Virat Kohli’s artistic sixes against Pakistan united fans from Kashmir to Kanyakumari in an otherwise dismal year for Indian cricket that began with the promise of change but ushered in another difficult transition period ended.
Indian cricket in 2022 was chaotic, on and off the field messy most of the time to say the least.
The only saving grace was the Rs 48,000-crore IPL media rights deal, which is an indication of what market forces aspire to the cricket ecosystem. But on the field, it was a saga of disappointing results, at least for the men.
It started with a Test series defeat in South Africa, leading to disappointment Virat Kohli Stepping down from captaincy in the longest format.
He had a falling out with the BCCI stalwarts after he was sacked from the ODI captaincy and wanted to leave on his own terms.
It happened in January and as the year draws to a close, Kohli’s illustrious successor Rohit Sharma also finds himself sidelined from the national T20 captaincy.
In an expected change of guard, Hardik Pandya emerged as a new leader of the national T20 team as Rohit paid the price of yet another semi-final exit in the T20 World Cup after the defeat against England.
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In fact, it is the England team, which is changing the grammar of cricket across all formats with an amazingly aggressive approach called ‘buzzball’, that looks set to achieve a cult status with a golden generation in the years to come. Is. English players led by Ben Stokes and Jos Buttler.
He used to play cricket in such an entertaining style that the “wardrobe of ideas” of the Indian team looked bare in comparison.
The Indian team looked good during bilateral matches but failed in global events. No one knows when the trend will waver.
Some bilateral series lacked context and hence Virat Kohli’s 71st and 72nd international centuries against Afghanistan (T20) and Bangladesh (ODI) did not garner much publicity.
Kohli’s straight six over Haris Rauf and his 82-run innings will forever remain a poetic nostalgia, the antiquated approach of India’s senior batsmen, including skipper Rohit and KL Rahul, stuck like a sore throat in the meantime. T20 World Cup,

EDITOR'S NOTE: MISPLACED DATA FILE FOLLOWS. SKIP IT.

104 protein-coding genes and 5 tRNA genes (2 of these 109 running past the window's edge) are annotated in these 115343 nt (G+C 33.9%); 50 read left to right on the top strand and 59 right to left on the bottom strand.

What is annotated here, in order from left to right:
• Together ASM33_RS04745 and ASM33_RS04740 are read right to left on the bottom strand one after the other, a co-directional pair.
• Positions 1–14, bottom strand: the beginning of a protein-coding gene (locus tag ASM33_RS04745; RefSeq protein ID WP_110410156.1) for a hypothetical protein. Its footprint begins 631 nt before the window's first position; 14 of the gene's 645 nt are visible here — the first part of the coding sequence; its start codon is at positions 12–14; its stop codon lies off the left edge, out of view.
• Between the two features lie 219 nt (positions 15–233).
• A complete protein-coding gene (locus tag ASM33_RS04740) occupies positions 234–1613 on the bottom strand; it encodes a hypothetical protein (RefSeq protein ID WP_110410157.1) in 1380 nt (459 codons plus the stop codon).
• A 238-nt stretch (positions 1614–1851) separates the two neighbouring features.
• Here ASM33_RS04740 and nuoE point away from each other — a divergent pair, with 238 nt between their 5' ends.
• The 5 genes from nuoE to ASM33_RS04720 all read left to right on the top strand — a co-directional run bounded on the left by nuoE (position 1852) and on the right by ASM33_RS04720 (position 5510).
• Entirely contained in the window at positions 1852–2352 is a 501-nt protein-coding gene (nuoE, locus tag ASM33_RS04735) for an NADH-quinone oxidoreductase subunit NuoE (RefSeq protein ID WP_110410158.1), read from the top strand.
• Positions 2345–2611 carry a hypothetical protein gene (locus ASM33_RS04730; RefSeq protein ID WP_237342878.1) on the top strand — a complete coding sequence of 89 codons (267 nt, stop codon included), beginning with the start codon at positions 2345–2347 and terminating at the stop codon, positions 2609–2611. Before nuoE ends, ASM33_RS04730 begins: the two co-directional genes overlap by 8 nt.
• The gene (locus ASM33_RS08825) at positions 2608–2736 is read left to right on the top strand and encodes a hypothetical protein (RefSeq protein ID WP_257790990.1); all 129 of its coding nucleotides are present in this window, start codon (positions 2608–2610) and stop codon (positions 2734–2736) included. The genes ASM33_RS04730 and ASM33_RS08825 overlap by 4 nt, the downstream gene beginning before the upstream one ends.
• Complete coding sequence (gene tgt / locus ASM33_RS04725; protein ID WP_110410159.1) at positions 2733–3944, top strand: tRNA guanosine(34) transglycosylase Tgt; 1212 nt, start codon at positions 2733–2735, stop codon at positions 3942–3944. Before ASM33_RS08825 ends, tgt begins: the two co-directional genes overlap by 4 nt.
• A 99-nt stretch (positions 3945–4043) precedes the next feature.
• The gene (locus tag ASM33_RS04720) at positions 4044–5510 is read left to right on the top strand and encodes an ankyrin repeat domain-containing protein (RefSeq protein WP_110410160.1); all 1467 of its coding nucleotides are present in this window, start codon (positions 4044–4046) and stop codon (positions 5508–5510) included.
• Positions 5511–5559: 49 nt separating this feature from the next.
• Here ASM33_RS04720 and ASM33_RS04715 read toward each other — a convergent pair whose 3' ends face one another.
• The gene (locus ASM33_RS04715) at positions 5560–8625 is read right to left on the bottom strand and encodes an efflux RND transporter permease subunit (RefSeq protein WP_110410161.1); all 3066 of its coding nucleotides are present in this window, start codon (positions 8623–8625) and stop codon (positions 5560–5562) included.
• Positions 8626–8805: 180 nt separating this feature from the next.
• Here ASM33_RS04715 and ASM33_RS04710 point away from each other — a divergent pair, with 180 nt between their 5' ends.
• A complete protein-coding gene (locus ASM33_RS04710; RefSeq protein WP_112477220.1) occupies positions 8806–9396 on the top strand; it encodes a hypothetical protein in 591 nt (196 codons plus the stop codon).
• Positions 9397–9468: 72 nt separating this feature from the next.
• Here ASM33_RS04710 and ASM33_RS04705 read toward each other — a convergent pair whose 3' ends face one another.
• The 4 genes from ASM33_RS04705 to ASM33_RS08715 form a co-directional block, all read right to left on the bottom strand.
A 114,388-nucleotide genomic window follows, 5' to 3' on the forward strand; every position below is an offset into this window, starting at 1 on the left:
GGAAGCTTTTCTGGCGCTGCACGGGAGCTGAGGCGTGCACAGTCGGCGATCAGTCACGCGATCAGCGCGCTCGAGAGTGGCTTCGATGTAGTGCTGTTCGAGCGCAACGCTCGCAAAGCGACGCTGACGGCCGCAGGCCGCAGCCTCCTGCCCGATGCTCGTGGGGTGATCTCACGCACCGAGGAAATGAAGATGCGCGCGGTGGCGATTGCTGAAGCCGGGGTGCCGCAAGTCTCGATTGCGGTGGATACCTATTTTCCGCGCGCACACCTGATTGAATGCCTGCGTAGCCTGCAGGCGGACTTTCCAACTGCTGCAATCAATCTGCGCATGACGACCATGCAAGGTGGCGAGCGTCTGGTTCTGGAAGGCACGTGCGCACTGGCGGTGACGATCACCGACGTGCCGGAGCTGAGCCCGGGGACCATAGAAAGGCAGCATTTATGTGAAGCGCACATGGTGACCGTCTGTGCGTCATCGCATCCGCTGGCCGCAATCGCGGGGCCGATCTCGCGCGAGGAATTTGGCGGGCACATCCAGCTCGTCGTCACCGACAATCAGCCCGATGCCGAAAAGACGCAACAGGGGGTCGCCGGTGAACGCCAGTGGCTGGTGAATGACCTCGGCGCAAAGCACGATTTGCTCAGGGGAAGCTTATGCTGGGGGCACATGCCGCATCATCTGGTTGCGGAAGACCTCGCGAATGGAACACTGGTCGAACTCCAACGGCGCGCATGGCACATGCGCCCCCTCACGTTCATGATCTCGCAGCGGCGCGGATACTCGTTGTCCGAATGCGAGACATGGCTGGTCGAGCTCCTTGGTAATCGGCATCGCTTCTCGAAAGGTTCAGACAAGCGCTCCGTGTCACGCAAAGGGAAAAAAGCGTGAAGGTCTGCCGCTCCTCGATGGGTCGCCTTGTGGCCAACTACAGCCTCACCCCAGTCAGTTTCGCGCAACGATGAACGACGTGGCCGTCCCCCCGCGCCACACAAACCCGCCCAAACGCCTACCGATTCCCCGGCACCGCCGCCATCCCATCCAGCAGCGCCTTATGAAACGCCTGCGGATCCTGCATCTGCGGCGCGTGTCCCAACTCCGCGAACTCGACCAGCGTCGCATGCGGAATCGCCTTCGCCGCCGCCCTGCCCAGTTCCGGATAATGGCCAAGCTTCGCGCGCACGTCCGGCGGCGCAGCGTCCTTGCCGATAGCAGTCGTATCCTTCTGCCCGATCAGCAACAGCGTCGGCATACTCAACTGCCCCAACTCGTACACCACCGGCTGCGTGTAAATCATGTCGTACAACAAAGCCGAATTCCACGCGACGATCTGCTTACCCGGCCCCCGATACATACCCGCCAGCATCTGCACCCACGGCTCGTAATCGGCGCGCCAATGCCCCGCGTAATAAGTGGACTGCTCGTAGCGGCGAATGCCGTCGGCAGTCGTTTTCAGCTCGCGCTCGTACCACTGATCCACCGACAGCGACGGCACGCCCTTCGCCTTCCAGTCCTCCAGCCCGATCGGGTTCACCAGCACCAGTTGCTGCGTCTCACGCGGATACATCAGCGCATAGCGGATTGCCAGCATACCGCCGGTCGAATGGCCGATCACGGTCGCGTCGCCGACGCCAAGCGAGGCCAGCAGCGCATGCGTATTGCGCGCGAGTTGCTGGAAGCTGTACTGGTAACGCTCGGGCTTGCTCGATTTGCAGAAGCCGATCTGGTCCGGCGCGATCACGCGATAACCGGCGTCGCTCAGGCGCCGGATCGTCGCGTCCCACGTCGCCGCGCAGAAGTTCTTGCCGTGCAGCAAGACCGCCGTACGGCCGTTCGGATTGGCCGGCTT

It also didn’t take into account that head coach Rahul Dravid’s decision-making ability left a lot to be desired.
Rushing a half-fit Jasprit Bumrah for a T20I series against Australia, which aggravated a stress fracture in his lower back, did not think of using wrist-spinner Yuzvendra Chahal in a global event and left-arm wrist spinner Excluding a player like K spinner Kuldeep Yadav from the team. After match-winning performances, Dravid never really convinced anyone that he was a shrewd strategist.
In Rohit’s case, his decline in batting form also became an issue, although he was the only one of the top three to have tried to change his game according to the needs of modern-day white-ball cricket.
KL Rahul was the most disappointing player and by the end of the year, it became clear that the Chetan Sharma-led panel’s desire to see a potential national leader in him had been dashed as he lost his T20 vice-captaincy to Suryakumar. were sitting Yadav and ODI deputy role to Hardik Pandya.
Shreyas Iyer’s consistent performances in Tests and ODIs, Rishabh Pant emerging as the current team’s most prolific Test match game changer and Jammu pacer Umran Malik’s entry into the collective conscience were some of the positive signs.
Shubman Gill realizing his potential at the highest level and Ishaan Kishan showing glimpses of his exceptional talent was also a good sign, looking forward.
The year also marked the end of the international careers of Ishant Sharma and Wriddhiman Saha, two hard-working players who distinguished themselves for the national team before being told that their time was up and Indian cricket was catching up with them. Service was given.
Ditto for Shikhar Dhawan, a prolific ODI player, who has now been shown the door. At 37, another comeback doesn’t seem imminent.
Chetan Sharma’s selection committee, which showed a lack of foresight, was sacked by the BCCI after the team’s poor performance in the T20 World Cup.
However, in 2023, Chetan could be seen serving as a selector, this time possibly under a renowned seamer from Karnataka, if he is not appointed as chairman once again.
Mithali Raj and Jhulan Goswami, who set a benchmark in women’s cricket and earned laurels for the national team on the international stage, brought an end to their respective illustrious journeys.
While there are many batsmen who can fill Mithali’s void, Jhulan’s replacement will be hard to find if the team’s performance under Harmanpreet Kaur is any indication.
Barring Renuka Singh Thakur, none of the players looked ready for international cricket and a proof of this is Shikha Pandey’s return to international cricket after 15 months.
The ousting of Ramesh Powar once again left a sour taste in the mouth due to differences with the team’s star senior player.
At the administrative level, former captain Sourav Ganguly’s tenure in the BCCI ended in acrimonious circumstances despite the Supreme Court allowing him an extension in the role of president.
New chief Roger Binny, in his two-month tenure, has remained a “quiet contributor” according to BCCI insiders.
Come 2023, the 1983 World Cup heroes will probably need to make more solid off-field contributions so that the Class of 2023 can sing “It’s Coming Home” in unison.
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